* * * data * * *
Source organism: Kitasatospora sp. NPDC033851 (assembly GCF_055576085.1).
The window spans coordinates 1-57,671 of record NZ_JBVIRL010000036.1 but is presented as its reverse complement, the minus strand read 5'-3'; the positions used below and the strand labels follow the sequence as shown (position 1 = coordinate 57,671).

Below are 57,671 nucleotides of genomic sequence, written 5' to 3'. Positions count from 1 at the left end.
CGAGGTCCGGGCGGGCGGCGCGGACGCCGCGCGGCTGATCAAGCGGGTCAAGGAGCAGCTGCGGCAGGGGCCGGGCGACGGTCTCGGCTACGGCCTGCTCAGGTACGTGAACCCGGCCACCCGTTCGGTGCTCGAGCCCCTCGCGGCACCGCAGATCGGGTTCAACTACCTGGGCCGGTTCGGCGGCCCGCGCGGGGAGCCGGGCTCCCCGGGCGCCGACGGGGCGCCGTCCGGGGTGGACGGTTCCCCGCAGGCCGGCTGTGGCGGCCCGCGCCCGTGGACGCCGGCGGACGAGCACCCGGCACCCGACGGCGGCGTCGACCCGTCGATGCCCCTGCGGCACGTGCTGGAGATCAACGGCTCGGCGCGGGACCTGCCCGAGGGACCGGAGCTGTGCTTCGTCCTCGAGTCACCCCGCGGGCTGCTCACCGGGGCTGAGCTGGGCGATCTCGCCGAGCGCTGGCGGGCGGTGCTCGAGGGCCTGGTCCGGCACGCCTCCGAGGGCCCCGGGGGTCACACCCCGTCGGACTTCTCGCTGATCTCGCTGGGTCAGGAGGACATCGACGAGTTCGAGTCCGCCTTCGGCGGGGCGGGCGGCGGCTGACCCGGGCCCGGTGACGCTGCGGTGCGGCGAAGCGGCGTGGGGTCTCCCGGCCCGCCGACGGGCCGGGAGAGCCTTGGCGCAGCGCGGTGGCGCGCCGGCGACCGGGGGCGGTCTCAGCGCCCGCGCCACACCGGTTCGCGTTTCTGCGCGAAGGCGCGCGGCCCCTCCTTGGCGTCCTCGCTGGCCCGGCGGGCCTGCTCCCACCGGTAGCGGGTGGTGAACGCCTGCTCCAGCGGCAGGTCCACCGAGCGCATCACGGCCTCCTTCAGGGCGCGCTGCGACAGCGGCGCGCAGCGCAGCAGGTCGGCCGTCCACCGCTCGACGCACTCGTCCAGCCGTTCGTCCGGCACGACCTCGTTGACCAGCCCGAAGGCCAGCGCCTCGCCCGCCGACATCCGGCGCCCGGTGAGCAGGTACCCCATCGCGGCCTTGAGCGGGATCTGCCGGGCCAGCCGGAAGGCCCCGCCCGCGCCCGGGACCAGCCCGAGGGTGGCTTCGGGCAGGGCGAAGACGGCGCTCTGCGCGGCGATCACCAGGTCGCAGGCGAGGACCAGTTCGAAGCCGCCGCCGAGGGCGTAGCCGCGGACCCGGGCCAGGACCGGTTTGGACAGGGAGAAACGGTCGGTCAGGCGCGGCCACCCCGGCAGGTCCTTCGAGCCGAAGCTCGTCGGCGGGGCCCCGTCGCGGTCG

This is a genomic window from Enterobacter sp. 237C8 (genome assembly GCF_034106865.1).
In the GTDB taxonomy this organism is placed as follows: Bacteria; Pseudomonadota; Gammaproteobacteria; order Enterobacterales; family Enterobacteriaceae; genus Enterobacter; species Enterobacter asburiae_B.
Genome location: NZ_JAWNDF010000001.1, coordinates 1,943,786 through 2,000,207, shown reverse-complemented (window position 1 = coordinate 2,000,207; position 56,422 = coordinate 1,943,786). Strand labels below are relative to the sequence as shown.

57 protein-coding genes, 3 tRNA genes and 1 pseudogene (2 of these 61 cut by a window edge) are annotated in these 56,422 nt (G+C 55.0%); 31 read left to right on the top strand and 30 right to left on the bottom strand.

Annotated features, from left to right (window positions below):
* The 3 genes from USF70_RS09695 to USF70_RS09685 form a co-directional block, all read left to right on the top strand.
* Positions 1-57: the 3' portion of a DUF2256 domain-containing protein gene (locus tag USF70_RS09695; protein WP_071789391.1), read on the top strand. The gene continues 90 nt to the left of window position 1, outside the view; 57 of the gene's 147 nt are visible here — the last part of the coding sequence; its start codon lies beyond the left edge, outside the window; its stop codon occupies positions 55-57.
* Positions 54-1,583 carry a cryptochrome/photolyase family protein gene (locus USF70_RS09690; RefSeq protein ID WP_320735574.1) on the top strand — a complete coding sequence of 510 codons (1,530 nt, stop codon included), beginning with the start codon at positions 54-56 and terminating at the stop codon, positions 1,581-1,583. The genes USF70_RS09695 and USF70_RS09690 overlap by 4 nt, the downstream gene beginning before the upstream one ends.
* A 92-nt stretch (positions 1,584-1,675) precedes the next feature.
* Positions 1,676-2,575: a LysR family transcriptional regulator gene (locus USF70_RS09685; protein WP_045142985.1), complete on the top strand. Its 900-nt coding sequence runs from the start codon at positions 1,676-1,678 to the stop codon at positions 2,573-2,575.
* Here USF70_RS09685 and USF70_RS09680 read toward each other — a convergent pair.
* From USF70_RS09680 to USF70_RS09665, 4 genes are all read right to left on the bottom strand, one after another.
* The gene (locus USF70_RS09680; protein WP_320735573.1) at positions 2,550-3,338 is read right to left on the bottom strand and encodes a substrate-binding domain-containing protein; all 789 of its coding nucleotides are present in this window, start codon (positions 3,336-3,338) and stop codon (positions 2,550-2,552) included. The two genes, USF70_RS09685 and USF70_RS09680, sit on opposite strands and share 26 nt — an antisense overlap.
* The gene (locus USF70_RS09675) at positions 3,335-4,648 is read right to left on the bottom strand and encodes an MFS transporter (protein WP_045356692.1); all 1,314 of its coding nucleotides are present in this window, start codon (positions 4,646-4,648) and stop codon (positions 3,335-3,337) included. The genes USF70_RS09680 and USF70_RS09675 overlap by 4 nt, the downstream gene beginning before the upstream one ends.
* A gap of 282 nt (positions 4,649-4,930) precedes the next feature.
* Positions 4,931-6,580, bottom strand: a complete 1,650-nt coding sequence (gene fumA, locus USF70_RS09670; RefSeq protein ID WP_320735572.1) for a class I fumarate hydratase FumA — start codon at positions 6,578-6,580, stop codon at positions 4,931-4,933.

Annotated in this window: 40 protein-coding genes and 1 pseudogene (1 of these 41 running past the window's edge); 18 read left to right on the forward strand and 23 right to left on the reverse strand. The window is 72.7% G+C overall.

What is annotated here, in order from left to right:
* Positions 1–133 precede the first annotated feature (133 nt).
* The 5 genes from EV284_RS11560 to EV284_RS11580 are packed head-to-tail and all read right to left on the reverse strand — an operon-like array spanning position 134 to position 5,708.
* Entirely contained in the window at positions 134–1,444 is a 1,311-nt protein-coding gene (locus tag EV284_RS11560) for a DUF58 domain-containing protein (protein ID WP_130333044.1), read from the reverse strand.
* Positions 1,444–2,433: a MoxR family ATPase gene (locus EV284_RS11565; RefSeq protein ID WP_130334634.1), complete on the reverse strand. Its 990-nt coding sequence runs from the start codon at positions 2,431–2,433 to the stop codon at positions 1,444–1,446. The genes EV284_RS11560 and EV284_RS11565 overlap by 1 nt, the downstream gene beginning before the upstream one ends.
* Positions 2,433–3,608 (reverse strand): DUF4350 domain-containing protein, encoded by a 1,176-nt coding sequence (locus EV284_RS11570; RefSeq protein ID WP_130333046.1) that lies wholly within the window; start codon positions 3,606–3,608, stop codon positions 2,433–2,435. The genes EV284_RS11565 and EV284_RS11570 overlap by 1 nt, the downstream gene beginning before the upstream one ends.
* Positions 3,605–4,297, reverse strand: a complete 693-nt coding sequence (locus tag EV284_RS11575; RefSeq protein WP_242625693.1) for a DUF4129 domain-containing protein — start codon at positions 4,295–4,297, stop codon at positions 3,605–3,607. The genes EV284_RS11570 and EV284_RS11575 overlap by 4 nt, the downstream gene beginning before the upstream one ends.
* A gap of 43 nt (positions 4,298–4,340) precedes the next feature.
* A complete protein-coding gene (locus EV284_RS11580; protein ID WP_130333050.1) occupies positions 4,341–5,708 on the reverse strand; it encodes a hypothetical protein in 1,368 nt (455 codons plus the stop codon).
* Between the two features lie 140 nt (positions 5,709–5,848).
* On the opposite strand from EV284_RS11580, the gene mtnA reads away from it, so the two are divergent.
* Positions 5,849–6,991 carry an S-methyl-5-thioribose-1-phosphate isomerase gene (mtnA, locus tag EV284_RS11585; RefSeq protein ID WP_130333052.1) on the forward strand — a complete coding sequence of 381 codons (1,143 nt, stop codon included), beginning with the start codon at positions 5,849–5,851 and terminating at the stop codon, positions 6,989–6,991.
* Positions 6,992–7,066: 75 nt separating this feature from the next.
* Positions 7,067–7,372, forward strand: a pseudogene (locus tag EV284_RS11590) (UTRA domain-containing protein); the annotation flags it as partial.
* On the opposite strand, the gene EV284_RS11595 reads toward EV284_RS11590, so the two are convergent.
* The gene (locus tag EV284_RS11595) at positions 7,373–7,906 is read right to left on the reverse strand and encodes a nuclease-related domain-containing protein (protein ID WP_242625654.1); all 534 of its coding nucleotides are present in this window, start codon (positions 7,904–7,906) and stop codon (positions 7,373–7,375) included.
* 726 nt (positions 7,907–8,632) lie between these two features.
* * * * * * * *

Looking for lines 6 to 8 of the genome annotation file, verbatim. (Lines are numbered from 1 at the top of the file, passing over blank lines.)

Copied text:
In the GTDB taxonomy this organism is placed as follows: Bacteria; Pseudomonadota; Gammaproteobacteria; order Enterobacterales; family Enterobacteriaceae; genus Enterobacter; species Enterobacter asburiae_B.
Genome location: NZ_JAWNDF010000001.1, coordinates 1,943,786 through 2,000,207, shown reverse-complemented (window position 1 = coordinate 2,000,207; position 56,422 = coordinate 1,943,786). Strand labels below are relative to the sequence as shown.

57 protein-coding genes, 3 tRNA genes and 1 pseudogene (2 of these 61 cut by a window edge) are annotated in these 56,422 nt (G+C 55.0%); 31 read left to right on the top strand and 30 right to left on the bottom strand.